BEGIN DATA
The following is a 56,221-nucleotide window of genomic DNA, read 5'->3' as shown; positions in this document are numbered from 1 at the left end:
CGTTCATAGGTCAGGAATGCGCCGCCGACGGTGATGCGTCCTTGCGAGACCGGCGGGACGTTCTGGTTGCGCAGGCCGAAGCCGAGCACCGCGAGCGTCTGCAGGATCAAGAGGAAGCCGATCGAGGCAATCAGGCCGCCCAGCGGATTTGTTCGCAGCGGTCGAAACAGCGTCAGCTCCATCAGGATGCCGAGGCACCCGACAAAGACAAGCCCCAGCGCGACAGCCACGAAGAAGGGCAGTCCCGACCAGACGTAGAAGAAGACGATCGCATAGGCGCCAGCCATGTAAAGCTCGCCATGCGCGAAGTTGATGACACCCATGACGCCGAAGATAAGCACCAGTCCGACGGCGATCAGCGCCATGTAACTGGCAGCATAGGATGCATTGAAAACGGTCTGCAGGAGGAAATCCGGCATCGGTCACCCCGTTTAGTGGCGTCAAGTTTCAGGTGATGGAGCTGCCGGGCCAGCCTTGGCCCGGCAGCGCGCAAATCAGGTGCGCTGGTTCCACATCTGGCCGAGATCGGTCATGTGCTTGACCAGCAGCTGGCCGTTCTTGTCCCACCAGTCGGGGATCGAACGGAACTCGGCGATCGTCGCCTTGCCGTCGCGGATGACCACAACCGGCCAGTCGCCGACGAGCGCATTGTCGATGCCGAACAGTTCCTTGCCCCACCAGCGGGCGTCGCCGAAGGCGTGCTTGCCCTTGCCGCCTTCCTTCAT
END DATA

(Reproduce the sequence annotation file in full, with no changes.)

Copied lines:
The following is a 56,221-nucleotide window of genomic DNA, read 5'->3' as shown; positions in this document are numbered from 1 at the left end:
CGTTCATAGGTCAGGAATGCGCCGCCGACGGTGATGCGTCCTTGCGAGACCGGCGGGACGTTCTGGTTGCGCAGGCCGAAGCCGAGCACCGCGAGCGTCTGCAGGATCAAGAGGAAGCCGATCGAGGCAATCAGGCCGCCCAGCGGATTTGTTCGCAGCGGTCGAAACAGCGTCAGCTCCATCAGGATGCCGAGGCACCCGACAAAGACAAGCCCCAGCGCGACAGCCACGAAGAAGGGCAGTCCCGACCAGACGTAGAAGAAGACGATCGCATAGGCGCCAGCCATGTAAAGCTCGCCATGCGCGAAGTTGATGACACCCATGACGCCGAAGATAAGCACCAGTCCGACGGCGATCAGCGCCATGTAACTGGCAGCATAGGATGCATTGAAAACGGTCTGCAGGAGGAAATCCGGCATCGGTCACCCCGTTTAGTGGCGTCAAGTTTCAGGTGATGGAGCTGCCGGGCCAGCCTTGGCCCGGCAGCGCGCAAATCAGGTGCGCTGGTTCCACATCTGGCCGAGATCGGTCATGTGCTTGACCAGCAGCTGGCCGTTCTTGTCCCACCAGTCGGGGATCGAACGGAACTCGGCGATCGTCGCCTTGCCGTCGCGGATGACCACAACCGGCCAGTCGCCGACGAGCGCATTGTCGATGCCGAACAGTTCCTTGCCCCACCAGCGGGCGTCGCCGAAGGCGTGCTTGCCCTTGCCGCCTTCCTTCAT